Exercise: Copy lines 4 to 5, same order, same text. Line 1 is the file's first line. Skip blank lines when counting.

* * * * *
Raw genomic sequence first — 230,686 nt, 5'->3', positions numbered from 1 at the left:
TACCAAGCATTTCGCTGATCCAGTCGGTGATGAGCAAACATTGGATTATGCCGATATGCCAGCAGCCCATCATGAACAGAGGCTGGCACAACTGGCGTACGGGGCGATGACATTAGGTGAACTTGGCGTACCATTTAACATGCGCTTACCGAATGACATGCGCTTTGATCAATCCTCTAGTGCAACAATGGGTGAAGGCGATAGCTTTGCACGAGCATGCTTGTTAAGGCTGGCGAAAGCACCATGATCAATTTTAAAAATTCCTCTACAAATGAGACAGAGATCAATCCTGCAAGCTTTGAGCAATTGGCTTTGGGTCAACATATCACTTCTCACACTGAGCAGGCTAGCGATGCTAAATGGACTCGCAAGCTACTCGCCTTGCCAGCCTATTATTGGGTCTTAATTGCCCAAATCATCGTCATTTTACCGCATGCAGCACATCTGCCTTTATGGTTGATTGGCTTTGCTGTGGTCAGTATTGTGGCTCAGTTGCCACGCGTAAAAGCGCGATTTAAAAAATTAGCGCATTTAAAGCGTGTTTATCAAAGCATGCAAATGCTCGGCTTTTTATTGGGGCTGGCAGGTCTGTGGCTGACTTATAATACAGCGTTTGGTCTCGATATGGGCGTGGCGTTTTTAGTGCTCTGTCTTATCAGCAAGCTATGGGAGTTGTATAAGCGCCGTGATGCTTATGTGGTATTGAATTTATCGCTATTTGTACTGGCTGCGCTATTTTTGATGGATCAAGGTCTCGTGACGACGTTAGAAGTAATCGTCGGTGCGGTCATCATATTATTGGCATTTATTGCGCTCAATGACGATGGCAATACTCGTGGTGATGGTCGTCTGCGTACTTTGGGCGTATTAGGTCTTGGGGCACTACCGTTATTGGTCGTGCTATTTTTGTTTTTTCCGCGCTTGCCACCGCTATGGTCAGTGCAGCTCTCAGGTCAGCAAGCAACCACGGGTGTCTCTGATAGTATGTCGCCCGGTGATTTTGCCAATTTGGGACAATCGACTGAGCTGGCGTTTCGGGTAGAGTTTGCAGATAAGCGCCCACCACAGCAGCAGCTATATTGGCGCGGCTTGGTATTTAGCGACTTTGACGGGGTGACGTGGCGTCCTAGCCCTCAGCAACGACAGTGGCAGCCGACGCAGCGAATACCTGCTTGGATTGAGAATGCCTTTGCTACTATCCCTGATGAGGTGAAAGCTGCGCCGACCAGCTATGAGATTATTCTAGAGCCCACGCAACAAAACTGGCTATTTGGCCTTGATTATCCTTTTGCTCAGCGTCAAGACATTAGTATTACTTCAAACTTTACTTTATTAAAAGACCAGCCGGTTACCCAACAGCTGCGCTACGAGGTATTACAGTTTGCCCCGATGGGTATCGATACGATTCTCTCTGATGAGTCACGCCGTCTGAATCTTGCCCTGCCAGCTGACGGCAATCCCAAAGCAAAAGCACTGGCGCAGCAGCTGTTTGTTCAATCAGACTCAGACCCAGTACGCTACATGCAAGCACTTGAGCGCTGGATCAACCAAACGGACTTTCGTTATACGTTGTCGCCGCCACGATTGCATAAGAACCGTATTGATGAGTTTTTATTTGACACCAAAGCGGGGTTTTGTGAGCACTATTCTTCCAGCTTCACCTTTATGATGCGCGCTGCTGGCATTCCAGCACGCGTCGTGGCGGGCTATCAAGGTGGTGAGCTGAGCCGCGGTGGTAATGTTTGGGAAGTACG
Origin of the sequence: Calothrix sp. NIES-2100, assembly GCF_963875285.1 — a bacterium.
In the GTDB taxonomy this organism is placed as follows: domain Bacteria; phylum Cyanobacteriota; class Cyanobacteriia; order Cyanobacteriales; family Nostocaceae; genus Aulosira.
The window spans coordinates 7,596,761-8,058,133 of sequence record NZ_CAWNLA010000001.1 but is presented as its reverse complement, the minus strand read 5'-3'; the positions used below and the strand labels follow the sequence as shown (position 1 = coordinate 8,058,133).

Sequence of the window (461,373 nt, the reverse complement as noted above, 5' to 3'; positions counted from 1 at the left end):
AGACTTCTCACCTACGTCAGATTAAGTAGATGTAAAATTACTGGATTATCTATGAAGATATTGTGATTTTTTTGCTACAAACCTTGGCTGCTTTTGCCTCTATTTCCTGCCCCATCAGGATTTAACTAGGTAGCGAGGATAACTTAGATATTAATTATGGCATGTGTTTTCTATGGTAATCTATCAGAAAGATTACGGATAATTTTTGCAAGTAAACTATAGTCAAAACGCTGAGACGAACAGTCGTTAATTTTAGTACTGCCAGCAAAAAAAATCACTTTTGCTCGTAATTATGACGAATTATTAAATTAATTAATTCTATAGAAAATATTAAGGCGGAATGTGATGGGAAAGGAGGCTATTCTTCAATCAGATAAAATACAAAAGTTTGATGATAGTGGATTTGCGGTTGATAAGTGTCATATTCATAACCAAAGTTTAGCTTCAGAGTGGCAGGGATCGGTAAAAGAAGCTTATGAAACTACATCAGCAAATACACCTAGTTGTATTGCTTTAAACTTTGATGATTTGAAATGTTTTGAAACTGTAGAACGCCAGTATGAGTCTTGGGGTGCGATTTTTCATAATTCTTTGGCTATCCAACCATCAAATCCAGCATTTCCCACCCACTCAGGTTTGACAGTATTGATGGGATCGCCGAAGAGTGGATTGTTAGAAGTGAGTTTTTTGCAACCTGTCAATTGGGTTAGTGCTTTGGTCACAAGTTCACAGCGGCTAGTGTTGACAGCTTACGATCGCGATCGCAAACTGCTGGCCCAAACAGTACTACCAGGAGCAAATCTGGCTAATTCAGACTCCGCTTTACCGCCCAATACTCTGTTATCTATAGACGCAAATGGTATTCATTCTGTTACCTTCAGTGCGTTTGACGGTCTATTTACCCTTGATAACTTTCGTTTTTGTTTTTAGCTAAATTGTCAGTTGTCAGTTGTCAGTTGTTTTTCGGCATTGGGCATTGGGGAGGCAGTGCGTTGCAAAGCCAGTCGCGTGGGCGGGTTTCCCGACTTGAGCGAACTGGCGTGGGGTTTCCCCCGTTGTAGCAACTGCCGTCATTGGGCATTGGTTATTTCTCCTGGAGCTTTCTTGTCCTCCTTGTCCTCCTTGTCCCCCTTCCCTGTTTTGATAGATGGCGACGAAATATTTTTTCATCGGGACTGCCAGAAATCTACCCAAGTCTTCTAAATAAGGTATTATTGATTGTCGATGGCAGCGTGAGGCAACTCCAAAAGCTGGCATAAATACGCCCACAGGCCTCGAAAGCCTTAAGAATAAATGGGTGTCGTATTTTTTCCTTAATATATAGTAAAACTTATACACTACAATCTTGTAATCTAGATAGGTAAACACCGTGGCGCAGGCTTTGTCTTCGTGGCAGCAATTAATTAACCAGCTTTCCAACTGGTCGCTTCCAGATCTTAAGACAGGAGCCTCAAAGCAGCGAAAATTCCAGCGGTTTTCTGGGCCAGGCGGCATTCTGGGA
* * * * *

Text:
In the GTDB taxonomy this organism is placed as follows: domain Bacteria; phylum Cyanobacteriota; class Cyanobacteriia; order Cyanobacteriales; family Nostocaceae; genus Aulosira.
The window spans coordinates 7,596,761-8,058,133 of sequence record NZ_CAWNLA010000001.1 but is presented as its reverse complement, the minus strand read 5'-3'; the positions used below and the strand labels follow the sequence as shown (position 1 = coordinate 8,058,133).